• 19. IBM File Viewer The only real danger are (drumroll again) … The setup files : [cfg.properties] They contain dB access information (usernames). Clean them up, delete them, kill them ...whatever it is you want to do. After the install they are no longer needed (unless you want to uninstall). The same goes for IBM Docs and IBM Forms If you clean up the config/installation files you have taken care of 90% of the potential issues
  • 20. Third Party Products Some of the more well know products: Domain Patrol Social, CAT, Kudos, Bunchball, ProjExec, EditLive, TemboSocial. . . . Some products require an account to run/take action, sometimes this has to be an acoutn with admin rights Dr. Vic’s Rule of Thumb (A): If the Tool needs an admin account .. give it it’s own dedicated account. That way you can trace actions taken by that account and separate them from your main Connections admin account’s actions. Dr. Vic’s Rule of Thumb (B): Ask the questions: Who has access (person or function)? Do they need access? Do they all need the same level of access? … AND - Is the access level documented?
  • 21. DB2 - Any Potential? 1. If your DB access accounts are compromised (default name LCUSER . . . .) then your DB2 server is potentially compromised …. you can change your security to not allow remote OS access to OS accounts, disallow them from logging on interactively, have alerts tell you when they are doing ANYTHING other than accessing the DB2 server …. 2. Don’t use the DB2 instance owner account for access …. leaves to many open avenues for abuse. 3. Back-ups - are they secured? Do you make dB exports at anytime? Where do they go, who has access and how long are they retained?
  • 22. IHS - Any Danger there? 1. Keep them patched and up-to-date, your IHS is probably the least likely part of your environment to be compromised … as long as it is only facing towards the inside of your firewall. 2. Monitor, monitor and then monitor again. 3. If you have set you your IHS to have direct access to FILES for direct download … then you have a potential open access to the shared file space. 4. This can present different problems depending on your OS.
  • 23. TDI - The double-Edged Sword? 1. TDI can either pull all updates into Connections Profiles or … it can also push changes back up into the LDAP source(s). 2. Are you using a dedicated LDAP bind account … and does this account have rights to write as well? 3. Is it the same account as you are using inside of WebSphere? 4. TDI uses the LCUSER account to connect to Profiles .. in theory it could wipe out ALL your Profiles entries ….. 5. If TDI uses the LCUSER account … it can also connect to ALL OTHER DATABASES 6. Do you have just one TDI setup for multiple Connections environments? Some Ideas … ● Multiple DB2 access accounts that only can connect to specific databases ● Maybe a different LDAP bind account for TDI? ● Monitor … keep those TDI logs so you can review them at some time.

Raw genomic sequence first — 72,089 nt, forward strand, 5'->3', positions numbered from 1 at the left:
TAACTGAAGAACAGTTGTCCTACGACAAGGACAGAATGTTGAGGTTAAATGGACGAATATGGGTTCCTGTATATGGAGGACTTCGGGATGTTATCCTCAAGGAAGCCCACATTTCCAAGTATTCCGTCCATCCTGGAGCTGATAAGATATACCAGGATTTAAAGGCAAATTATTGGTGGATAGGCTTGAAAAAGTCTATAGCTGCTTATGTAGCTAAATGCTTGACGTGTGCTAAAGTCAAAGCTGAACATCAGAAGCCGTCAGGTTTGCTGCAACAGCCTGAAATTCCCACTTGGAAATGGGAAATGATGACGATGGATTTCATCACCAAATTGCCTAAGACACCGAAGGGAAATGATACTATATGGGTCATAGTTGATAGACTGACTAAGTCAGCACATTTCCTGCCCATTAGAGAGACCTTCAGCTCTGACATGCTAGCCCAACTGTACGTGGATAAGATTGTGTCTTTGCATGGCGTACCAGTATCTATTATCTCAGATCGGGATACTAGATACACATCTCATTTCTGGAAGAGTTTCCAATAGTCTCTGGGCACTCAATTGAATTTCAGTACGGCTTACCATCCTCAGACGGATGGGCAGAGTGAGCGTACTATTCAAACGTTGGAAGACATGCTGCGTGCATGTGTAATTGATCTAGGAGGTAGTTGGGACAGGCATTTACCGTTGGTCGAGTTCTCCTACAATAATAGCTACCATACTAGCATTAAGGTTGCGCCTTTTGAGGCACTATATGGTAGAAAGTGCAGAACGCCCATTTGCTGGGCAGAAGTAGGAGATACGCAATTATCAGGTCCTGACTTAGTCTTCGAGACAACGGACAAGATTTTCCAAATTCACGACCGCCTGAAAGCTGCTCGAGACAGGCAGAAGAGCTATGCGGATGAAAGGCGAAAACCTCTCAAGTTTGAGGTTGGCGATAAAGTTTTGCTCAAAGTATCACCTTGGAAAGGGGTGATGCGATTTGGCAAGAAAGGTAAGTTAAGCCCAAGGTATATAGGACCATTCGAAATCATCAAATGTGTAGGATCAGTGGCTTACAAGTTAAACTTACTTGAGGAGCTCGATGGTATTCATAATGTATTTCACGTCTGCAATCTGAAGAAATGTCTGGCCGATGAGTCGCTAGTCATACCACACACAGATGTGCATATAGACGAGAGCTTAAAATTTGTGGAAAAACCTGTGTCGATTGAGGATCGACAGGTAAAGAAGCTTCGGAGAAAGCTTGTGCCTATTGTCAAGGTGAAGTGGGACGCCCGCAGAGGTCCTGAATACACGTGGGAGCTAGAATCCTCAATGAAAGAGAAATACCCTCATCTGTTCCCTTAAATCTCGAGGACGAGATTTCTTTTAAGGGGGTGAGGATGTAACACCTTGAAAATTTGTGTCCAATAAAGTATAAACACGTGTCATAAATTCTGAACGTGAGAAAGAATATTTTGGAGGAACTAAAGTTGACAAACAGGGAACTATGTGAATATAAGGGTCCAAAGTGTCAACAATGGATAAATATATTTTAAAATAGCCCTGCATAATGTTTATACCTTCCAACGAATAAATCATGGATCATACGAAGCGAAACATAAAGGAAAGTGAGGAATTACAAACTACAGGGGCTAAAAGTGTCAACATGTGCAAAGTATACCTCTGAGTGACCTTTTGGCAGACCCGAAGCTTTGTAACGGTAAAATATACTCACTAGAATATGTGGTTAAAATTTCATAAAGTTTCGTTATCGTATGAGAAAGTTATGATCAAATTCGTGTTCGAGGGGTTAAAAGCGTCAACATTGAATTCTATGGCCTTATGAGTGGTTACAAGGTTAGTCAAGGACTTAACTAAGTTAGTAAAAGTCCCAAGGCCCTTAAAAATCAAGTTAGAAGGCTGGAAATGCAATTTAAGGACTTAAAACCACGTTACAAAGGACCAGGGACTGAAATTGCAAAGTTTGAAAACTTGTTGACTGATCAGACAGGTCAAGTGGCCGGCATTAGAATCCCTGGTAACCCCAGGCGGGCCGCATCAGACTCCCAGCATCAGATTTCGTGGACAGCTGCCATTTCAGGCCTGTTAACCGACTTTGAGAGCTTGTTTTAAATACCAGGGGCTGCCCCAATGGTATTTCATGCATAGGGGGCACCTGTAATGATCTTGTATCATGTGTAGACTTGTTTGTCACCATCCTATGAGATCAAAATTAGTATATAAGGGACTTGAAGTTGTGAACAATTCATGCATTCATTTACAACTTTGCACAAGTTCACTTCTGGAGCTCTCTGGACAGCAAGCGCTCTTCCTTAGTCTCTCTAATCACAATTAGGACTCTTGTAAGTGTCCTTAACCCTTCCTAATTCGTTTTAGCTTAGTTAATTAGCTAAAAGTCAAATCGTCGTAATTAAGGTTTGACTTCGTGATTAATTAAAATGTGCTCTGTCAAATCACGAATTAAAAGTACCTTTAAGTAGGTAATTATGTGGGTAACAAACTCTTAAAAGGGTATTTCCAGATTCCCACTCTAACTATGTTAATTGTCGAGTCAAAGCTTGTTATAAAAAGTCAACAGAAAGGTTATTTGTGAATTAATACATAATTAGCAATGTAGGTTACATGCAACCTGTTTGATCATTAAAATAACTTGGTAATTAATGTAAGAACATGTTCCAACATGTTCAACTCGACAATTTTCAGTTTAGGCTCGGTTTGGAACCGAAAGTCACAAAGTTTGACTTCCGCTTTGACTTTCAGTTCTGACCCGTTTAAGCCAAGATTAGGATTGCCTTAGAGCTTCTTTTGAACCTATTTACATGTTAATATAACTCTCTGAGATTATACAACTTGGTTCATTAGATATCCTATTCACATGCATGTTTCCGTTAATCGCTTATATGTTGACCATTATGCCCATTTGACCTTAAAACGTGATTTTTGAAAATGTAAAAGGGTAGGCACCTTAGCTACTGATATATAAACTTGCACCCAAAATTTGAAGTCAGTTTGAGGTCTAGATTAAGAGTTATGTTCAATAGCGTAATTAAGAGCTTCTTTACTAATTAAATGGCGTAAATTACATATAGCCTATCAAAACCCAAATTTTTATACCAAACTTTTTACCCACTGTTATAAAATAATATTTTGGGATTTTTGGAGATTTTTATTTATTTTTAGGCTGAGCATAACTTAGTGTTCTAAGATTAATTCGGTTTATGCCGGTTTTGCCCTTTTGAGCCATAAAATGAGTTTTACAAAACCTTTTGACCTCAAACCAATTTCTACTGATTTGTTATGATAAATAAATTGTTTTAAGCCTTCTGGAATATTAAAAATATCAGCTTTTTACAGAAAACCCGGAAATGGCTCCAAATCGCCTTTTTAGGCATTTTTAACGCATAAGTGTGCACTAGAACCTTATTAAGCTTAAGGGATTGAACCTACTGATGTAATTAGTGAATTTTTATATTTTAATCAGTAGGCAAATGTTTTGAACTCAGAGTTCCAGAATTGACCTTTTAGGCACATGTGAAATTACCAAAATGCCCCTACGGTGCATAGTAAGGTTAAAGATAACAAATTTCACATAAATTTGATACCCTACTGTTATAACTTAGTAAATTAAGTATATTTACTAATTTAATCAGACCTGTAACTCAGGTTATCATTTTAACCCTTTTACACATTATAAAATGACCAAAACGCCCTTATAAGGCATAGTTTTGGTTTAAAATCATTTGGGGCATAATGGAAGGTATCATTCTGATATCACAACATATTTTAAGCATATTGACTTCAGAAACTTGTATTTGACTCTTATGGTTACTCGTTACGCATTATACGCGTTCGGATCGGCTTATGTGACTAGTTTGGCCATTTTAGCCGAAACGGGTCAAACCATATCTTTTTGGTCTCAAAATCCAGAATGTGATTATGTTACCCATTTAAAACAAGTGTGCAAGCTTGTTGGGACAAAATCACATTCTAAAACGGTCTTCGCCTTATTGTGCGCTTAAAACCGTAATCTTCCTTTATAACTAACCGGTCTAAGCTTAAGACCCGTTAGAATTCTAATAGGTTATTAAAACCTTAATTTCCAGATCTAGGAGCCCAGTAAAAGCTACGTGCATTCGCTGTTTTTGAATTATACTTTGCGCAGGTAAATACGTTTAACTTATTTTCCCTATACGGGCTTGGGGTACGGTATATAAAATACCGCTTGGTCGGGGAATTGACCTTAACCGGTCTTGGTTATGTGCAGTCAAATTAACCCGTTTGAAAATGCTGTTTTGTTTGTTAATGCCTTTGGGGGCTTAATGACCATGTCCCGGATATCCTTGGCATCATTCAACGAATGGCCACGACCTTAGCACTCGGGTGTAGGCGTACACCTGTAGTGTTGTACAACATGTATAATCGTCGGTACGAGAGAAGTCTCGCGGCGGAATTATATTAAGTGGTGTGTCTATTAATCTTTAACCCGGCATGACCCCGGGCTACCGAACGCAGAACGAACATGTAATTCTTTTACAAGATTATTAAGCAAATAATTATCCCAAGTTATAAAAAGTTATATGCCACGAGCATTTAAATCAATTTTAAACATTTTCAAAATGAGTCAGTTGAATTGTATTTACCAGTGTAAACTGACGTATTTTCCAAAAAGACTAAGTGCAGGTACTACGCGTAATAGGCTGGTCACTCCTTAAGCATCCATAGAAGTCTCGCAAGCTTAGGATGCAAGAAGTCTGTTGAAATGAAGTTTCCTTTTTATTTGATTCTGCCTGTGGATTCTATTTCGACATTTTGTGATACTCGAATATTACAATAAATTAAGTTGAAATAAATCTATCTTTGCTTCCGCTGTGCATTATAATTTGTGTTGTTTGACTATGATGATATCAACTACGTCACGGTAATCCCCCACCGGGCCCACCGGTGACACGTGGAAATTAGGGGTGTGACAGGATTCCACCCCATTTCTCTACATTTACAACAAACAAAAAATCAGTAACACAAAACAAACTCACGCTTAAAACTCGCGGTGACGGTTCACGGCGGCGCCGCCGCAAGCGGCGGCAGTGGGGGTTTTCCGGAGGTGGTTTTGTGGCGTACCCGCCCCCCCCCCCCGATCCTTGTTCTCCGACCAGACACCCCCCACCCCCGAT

• 24. Connections Migrations You Have Choices And Challenges - Depending on Which Version You Are Coming From MWLUG 2014
  • 25. What Are the Two Most important Considerations? If it’s real estate - location, location, location … (but we don’t care about real estate right now) So we think of IBM Connections Version, Version, Version . . . . & Parallel or In-Place Migration
  • 26. What needs to be migrated? 1. Your DB source 2. Shared Files (uploads, WIKIS, FILES, ACTIVITES, etc….) 3. Connections Settings (Connections XML files, proxy configurations, etc.) 4. Notification Settings/Strings (the emails your system sends out) 5. Media Gallery settings 6. Customizations (no matter how ugly …) 7. IHS Settings 8. WebSphere Security / Admin structure 9. Third Party Software Products / Media players 10. COGNOS … (Again - I pitty you …) 11. CCM (depending on originating version) What do you NOT migrate: Search indexes Local Data Stores (are recreated upon install)
  • 27. You Need a Plan Sample Plan - Three phases: Phase 1. New System - WebSphere install ●Install WebSphere 8.0.0.8 on DM / Managed Node ●Install WebSphere 7.0.025 on IBM Docs server ●Create dB for Connections (new dB) ●TDI INstall - configuration - populate Profiles ●Install IBM HTTP Server ●Install IBM Connections: include CCM/Filenet ●Base configure of Connections ●Configure IHS, CCM, Cognos ●Install 3rd Party Products Phase 2. ●Adjust configuration to match existing Connections settings (export/Import) ●Apply any customizations ●Mail/notifications settings ●ICMail install and configuration Phase 3. Test migration: Note: A “real” project plan has WAAAY more details! ●DATA CLEAN-UP on originating system ●Make copy of existing DB2 dB to new DB2 server ●Make copy of content stores from old environment to new server ●Make backup of existing (new) V4.5 DB2 databases ●Put old DB2 (V4.x) onto new DB2 server and do test migration / upgrade to V4.5 schema ●Start new servers and test/verify that data migrated clean Migration: ●Shut down V4.0 enviroment ●Shut down V4.5 environment ●re-copy DB2 dB to new server ●Copy delta of new files from V3.x to new server ●Reconfigure V4.5 to use the original url ●Change DNS to point to new server ●Migrate DB2 data ●Start new server ●Test/verify
  • 28. Your first and most important decision is HOW you intend to migrate Parallel or In-Place Parallel Migration Pros: ● No time limit that forces you into a specific schedule ● Gives you opportunity to test and verify freely ● Makes it possible to do test runs for the migration ● Gives you a test bed to verify all the settings and configuration ● Leaves you a working system to fall back onto Cons: ● Doubles your HW and disk requirements for the duration